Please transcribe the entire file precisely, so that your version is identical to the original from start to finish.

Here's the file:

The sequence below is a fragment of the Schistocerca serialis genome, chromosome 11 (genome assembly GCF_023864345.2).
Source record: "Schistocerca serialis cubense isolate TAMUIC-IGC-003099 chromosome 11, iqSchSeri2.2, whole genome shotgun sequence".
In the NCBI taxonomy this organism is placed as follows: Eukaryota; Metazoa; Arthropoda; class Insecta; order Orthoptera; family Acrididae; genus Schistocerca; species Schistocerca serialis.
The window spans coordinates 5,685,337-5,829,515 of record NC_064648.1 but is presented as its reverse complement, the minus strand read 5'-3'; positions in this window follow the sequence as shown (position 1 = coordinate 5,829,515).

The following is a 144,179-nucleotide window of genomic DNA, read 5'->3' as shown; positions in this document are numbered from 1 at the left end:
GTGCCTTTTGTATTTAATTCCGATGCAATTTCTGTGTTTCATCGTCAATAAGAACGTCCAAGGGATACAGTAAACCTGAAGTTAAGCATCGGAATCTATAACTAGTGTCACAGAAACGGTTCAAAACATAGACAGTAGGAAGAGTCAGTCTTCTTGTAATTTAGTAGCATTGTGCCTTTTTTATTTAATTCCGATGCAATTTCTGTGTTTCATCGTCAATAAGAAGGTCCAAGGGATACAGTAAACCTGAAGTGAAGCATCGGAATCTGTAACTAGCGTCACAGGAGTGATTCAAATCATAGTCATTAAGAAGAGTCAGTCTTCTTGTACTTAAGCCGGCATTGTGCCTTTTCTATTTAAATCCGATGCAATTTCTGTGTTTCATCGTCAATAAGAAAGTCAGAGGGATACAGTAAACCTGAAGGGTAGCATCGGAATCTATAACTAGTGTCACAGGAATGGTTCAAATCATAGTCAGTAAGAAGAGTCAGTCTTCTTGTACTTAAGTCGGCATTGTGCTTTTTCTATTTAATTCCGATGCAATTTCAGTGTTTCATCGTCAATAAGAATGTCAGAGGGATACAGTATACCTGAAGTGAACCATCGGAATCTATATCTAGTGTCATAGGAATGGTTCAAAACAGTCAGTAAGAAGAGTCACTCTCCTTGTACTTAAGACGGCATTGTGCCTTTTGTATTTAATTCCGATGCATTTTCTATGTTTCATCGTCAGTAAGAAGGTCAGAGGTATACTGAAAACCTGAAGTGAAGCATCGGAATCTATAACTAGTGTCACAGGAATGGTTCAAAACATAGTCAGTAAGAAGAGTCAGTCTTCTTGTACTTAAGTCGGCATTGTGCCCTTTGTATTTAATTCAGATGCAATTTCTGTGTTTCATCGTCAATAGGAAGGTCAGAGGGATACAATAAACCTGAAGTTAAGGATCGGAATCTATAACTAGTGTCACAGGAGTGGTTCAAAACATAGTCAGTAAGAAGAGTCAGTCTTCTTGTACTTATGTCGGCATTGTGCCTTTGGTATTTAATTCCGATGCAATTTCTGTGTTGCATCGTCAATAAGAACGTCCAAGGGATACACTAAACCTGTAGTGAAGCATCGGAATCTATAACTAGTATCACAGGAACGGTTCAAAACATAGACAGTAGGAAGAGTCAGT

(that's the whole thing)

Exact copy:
The sequence below is a fragment of the Schistocerca serialis genome, chromosome 11 (genome assembly GCF_023864345.2).
Source record: "Schistocerca serialis cubense isolate TAMUIC-IGC-003099 chromosome 11, iqSchSeri2.2, whole genome shotgun sequence".
In the NCBI taxonomy this organism is placed as follows: Eukaryota; Metazoa; Arthropoda; class Insecta; order Orthoptera; family Acrididae; genus Schistocerca; species Schistocerca serialis.
The window spans coordinates 5,685,337-5,829,515 of record NC_064648.1 but is presented as its reverse complement, the minus strand read 5'-3'; positions in this window follow the sequence as shown (position 1 = coordinate 5,829,515).

The following is a 144,179-nucleotide window of genomic DNA, read 5'->3' as shown; positions in this document are numbered from 1 at the left end:
GTGCCTTTTGTATTTAATTCCGATGCAATTTCTGTGTTTCATCGTCAATAAGAACGTCCAAGGGATACAGTAAACCTGAAGTTAAGCATCGGAATCTATAACTAGTGTCACAGAAACGGTTCAAAACATAGACAGTAGGAAGAGTCAGTCTTCTTGTAATTTAGTAGCATTGTGCCTTTTTTATTTAATTCCGATGCAATTTCTGTGTTTCATCGTCAATAAGAAGGTCCAAGGGATACAGTAAACCTGAAGTGAAGCATCGGAATCTGTAACTAGCGTCACAGGAGTGATTCAAATCATAGTCATTAAGAAGAGTCAGTCTTCTTGTACTTAAGCCGGCATTGTGCCTTTTCTATTTAAATCCGATGCAATTTCTGTGTTTCATCGTCAATAAGAAAGTCAGAGGGATACAGTAAACCTGAAGGGTAGCATCGGAATCTATAACTAGTGTCACAGGAATGGTTCAAATCATAGTCAGTAAGAAGAGTCAGTCTTCTTGTACTTAAGTCGGCATTGTGCTTTTTCTATTTAATTCCGATGCAATTTCAGTGTTTCATCGTCAATAAGAATGTCAGAGGGATACAGTATACCTGAAGTGAACCATCGGAATCTATATCTAGTGTCATAGGAATGGTTCAAAACAGTCAGTAAGAAGAGTCACTCTCCTTGTACTTAAGACGGCATTGTGCCTTTTGTATTTAATTCCGATGCATTTTCTATGTTTCATCGTCAGTAAGAAGGTCAGAGGTATACTGAAAACCTGAAGTGAAGCATCGGAATCTATAACTAGTGTCACAGGAATGGTTCAAAACATAGTCAGTAAGAAGAGTCAGTCTTCTTGTACTTAAGTCGGCATTGTGCCCTTTGTATTTAATTCAGATGCAATTTCTGTGTTTCATCGTCAATAGGAAGGTCAGAGGGATACAATAAACCTGAAGTTAAGGATCGGAATCTATAACTAGTGTCACAGGAGTGGTTCAAAACATAGTCAGTAAGAAGAGTCAGTCTTCTTGTACTTATGTCGGCATTGTGCCTTTGGTATTTAATTCCGATGCAATTTCTGTGTTGCATCGTCAATAAGAACGTCCAAGGGATACACTAAACCTGTAGTGAAGCATCGGAATCTATAACTAGTATCACAGGAACGGTTCAAAACATAGACAGTAGGAAGAGTCAGT